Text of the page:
By Lex Suite
I was listening to some people discussing architectural changes over the past years. How you don’t see certain nuances like winding staircases or ornate verandas in modern homes. Well, I thought and realized that I don’t see as many front porches as I used to. However, there are still more than a few around.
I didn’t know front porch sitting was no longer in vogue. I am going to show my age, because when I was a child and visited my grandmothers, we always “set” on the front porch. And, some of you might remember this: we had a swing. Getting to the swing was always the first thing the kids raced to accomplish. I suppose that was entertainment. To get in the swing and see how high you could propel it in the air until you received a strongly veiled threat to cease and desist.
Yes, some of you are already ahead of me, neither of my grandmothers had air conditioning. The front porch was always a way in the summer to beat the heat. Of course few homes today have air conditioners. Most have central heat and air (unless TVA turned yours off last week). My Gran Gran Worley lived on one of the main drags in my childhood hometown. Saturday would be the big night: Sitting on the front porch while the Grand Ole Opry played on a Bakelite plastic radio. Inevitably, when the Opry was turned off, we heard a high water preacher tell us we were going south if we didn’t change our ways!
Being on a major street in my hometown gave us access to those walking down the sidewalk, at all hours of the night, from the “Devil’s Elbow”: The Beer Barrel and the Town Pump. There was also a pool hall and a few bootleggers in the neighborhood as well. From our front porch view, we would often see their customers on their way in various states of repair.
Now let’s be clear. A front porch is not an outside bench. In my long lost youth, a number of outside “park” benches around our square. War veterans, whittlers, and even a curious young boy like me might be in the area. Tales were told. News and gossip was repeated. And in an age of insensitive manners, some of these older men might “wolf whistle” at a girl walking by.
Today the park benches in McLemoresville are located in two places: The City Park and Hometown Grocery. Today, I rarely see anyone “sit the bench” for very long. In the not too distant past, numerous male citizens sat in front of what was then Younger’s Grocery. The most entertaining event for me was when a traveler from Highway 70-A stopped to get directions. They benchwarmers always rose to give four or five different sets of directions with four or five explanations of how their specific instructions were the best. Oh, the good old days before smart phones.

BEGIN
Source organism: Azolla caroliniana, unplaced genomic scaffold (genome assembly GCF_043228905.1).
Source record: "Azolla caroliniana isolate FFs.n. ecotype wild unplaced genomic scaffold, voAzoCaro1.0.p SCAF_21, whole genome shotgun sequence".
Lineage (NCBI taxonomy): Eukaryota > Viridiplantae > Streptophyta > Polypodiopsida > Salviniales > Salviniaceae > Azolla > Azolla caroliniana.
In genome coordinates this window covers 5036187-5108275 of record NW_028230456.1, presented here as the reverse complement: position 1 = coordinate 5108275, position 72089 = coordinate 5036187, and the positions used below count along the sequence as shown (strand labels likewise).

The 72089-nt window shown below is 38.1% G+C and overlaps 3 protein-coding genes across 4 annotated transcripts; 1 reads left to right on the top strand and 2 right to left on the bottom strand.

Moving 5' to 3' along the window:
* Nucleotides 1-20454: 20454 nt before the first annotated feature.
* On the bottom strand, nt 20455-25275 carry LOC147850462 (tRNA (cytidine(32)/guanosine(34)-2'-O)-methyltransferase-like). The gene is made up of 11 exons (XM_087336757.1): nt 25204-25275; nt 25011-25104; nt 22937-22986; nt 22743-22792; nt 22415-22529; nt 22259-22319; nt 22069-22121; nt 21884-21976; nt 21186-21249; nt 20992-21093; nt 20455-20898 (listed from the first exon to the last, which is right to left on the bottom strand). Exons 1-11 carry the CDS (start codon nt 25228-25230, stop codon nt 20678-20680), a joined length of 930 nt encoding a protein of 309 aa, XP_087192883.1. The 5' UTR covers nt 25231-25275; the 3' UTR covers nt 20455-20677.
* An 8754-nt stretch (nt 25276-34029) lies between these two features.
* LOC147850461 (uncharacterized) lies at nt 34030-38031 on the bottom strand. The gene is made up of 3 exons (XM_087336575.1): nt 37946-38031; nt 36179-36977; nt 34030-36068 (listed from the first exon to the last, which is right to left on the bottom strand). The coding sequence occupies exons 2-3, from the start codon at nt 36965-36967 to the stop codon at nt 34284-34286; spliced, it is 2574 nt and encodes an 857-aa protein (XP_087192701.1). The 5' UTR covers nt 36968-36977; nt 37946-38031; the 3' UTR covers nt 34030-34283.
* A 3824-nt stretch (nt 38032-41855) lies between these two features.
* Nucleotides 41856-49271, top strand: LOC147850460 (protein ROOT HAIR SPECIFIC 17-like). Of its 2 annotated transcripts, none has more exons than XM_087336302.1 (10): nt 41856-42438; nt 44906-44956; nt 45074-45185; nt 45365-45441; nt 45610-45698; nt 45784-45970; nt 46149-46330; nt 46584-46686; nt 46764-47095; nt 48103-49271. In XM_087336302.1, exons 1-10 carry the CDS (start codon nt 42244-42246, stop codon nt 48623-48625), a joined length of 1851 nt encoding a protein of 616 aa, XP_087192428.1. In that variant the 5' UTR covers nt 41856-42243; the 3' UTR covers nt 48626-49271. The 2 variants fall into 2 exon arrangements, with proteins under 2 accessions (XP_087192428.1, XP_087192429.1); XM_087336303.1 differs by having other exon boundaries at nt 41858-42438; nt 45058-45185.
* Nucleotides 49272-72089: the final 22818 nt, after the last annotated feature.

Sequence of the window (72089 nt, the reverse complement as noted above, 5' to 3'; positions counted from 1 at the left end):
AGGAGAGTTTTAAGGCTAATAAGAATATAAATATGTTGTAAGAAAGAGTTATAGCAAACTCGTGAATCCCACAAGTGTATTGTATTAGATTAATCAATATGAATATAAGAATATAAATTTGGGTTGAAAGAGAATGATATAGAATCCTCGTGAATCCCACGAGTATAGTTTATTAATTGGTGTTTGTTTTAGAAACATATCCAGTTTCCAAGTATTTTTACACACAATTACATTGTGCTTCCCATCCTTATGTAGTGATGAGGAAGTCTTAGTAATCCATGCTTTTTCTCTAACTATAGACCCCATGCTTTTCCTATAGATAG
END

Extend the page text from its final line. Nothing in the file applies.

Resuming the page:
The best of these savants was the late Herman Darnell. Being a longtime high school football coach, Mr. Herman would often have Saturday morning words of wisdom for me. He always seemed to find the right words. If we won, he was encouraging. If we lost, he might shake his head negatively but still end with some words of optimism. And sometimes when we won ugly, he might slip in a cutting barb to keep me humble. I always took something with me when I had a conversation with Herman Darnell. Now, all I see is an empty bench with some peeling paint.
But I digress, a front porch is not an outside bench. The front porch is a much more intimate setting. You have to be family or an invited guest to be come up on a front porch. The swing being the crown jewel of the usually mismatched furniture. To be seen on someone’s porch, of which you have no relation to, projects a sense of familiarity with the home’s owner. In olden days, it would be scandalous for an unmarried male and female to be seen unattended on a front porch.
Perhaps this is why the front porch has given way to the back porch, the Man Cave, the She Shed, and the privacy fence. It’s been a gradual thing. I have become a bit of a dinosaur. In nicer weather in my somewhat newer residence in McLemoresville, I like to sit on my front porch and drink coffee in the morning. You still see some interesting things. However, when I report my observations, I am often met with sheer disdain. I might tell someone, “I saw you driving back home Saturday Morning.” They will curtly reply, “Well, how do you know that?” Of course in my naivety, I will confess, “I saw you from my front porch.”
I tell some of my neighboring people, “I saw your lights on late last night. You having a party?” Here I was met with one of my personal favorite responses, “What are you doing looking?!?” It would have been much better to keep my mouth shut. Now I realize, when people see front porch people me, I believe they see us as voyeurs, Nosy Nellies, and town criers. And the best way to avoid such prying eyes is how good folk have moved all outside activities to the back porch covered by a wooded fence. And of course you can always retire to the privacy inside your own home and stream your favorite shows. If you are a Millennial, break out some good video games!
The heyday of the front porch may have passed its zenith. Perhaps the front porch looks to the future as Blockbuster must have once gazed upon Netflix. However, relics like myself, often scorned by my own kinsmen, still staunchly sit in a rocker sipping Chase and Sanborn. Please forgive me if I idle a bit, I will keep my keen observations to myself in my future. For you see I have found my coffee goes well with a front porch view of a West Tennessee sunrise